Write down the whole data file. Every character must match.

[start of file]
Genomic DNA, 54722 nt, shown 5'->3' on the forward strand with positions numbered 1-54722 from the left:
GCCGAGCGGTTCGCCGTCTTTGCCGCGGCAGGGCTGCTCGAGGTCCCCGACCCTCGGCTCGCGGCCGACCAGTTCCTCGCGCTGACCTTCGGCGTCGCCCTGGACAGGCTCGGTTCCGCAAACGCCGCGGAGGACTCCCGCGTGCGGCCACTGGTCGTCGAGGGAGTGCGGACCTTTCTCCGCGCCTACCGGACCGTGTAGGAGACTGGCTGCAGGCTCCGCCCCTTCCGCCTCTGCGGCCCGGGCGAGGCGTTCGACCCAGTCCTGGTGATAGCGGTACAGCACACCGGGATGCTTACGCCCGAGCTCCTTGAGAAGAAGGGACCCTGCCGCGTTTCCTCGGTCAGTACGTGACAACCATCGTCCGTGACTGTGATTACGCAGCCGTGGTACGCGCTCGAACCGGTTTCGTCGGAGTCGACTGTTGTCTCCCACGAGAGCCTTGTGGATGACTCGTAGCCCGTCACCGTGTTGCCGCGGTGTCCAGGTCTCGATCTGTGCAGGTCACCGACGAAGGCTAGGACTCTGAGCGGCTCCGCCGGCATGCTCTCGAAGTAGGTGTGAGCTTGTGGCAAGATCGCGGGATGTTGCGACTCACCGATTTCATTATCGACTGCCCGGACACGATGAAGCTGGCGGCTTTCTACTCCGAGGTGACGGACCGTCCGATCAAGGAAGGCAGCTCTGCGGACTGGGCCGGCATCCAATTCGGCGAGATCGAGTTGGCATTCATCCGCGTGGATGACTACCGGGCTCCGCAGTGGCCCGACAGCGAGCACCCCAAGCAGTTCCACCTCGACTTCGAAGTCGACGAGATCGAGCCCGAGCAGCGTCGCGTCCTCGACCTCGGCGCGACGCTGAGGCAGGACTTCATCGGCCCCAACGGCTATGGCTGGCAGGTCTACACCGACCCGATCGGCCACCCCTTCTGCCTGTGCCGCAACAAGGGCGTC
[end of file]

Genomic DNA, 54722 nt, shown 5'->3' on the forward strand with positions numbered 1-54722 from the left:
GCCGAGCGGTTCGCCGTCTTTGCCGCGGCAGGGCTGCTCGAGGTCCCCGACCCTCGGCTCGCGGCCGACCAGTTCCTCGCGCTGACCTTCGGCGTCGCCCTGGACAGGCTCGGTTCCGCAAACGCCGCGGAGGACTCCCGCGTGCGGCCACTGGTCGTCGAGGGAGTGCGGACCTTTCTCCGCGCCTACCGGACCGTGTAGGAGACTGGCTGCAGGCTCCGCCCCTTCCGCCTCTGCGGCCCGGGCGAGGCGTTCGACCCAGTCCTGGTGATAGCGGTACAGCACACCGGGATGCTTACGCCCGAGCTCCTTGAGAAGAAGGGACCCTGCCGCGTTTCCTCGGTCAGTACGTGACAACCATCGTCCGTGACTGTGATTACGCAGCCGTGGTACGCGCTCGAACCGGTTTCGTCGGAGTCGACTGTTGTCTCCCACGAGAGCCTTGTGGATGACTCGTAGCCCGTCACCGTGTTGCCGCGGTGTCCAGGTCTCGATCTGTGCAGGTCACCGACGAAGGCTAGGACTCTGAGCGGCTCCGCCGGCATGCTCTCGAAGTAGGTGTGAGCTTGTGGCAAGATCGCGGGATGTTGCGACTCACCGATTTCATTATCGACTGCCCGGACACGATGAAGCTGGCGGCTTTCTACTCCGAGGTGACGGACCGTCCGATCAAGGAAGGCAGCTCTGCGGACTGGGCCGGCATCCAATTCGGCGAGATCGAGTTGGCATTCATCCGCGTGGATGACTACCGGGCTCCGCAGTGGCCCGACAGCGAGCACCCCAAGCAGTTCCACCTCGACTTCGAAGTCGACGAGATCGAGCCCGAGCAGCGTCGCGTCCTCGACCTCGGCGCGACGCTGAGGCAGGACTTCATCGGCCCCAACGGCTATGGCTGGCAGGTCTACACCGACCCGATCGGCCACCCCTTCTGCCTGTGCCGCAACAAGGGCGTC